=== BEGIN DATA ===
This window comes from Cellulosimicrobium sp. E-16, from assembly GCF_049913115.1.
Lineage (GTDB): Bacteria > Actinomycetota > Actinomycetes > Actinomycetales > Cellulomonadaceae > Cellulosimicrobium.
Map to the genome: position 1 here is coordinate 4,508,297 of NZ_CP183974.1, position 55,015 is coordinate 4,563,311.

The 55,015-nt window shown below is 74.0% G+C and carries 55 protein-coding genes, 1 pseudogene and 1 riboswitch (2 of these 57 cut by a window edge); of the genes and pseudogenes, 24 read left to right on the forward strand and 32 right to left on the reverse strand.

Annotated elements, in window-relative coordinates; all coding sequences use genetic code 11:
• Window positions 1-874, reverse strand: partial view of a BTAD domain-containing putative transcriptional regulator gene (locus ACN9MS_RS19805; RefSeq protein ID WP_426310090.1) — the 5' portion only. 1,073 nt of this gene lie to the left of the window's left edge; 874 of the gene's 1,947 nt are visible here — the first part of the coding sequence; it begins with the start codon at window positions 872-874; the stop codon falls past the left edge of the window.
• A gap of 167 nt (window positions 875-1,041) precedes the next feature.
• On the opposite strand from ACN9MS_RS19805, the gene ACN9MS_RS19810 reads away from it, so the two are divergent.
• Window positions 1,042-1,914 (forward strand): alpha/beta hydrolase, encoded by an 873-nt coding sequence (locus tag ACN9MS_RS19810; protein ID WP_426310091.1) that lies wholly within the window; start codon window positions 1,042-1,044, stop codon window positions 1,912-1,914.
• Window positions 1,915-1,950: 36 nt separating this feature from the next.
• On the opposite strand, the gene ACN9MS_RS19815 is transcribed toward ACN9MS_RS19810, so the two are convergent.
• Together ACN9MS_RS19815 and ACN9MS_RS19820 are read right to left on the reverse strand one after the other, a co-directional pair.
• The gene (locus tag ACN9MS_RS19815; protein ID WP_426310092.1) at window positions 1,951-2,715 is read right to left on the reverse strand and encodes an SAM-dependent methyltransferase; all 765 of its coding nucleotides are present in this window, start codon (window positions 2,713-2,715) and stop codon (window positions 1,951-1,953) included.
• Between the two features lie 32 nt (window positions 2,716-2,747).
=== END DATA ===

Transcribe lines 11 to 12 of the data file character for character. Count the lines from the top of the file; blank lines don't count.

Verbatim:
• On the opposite strand, the gene ACN9MS_RS19815 is transcribed toward ACN9MS_RS19810, so the two are convergent.
• Together ACN9MS_RS19815 and ACN9MS_RS19820 are read right to left on the reverse strand one after the other, a co-directional pair.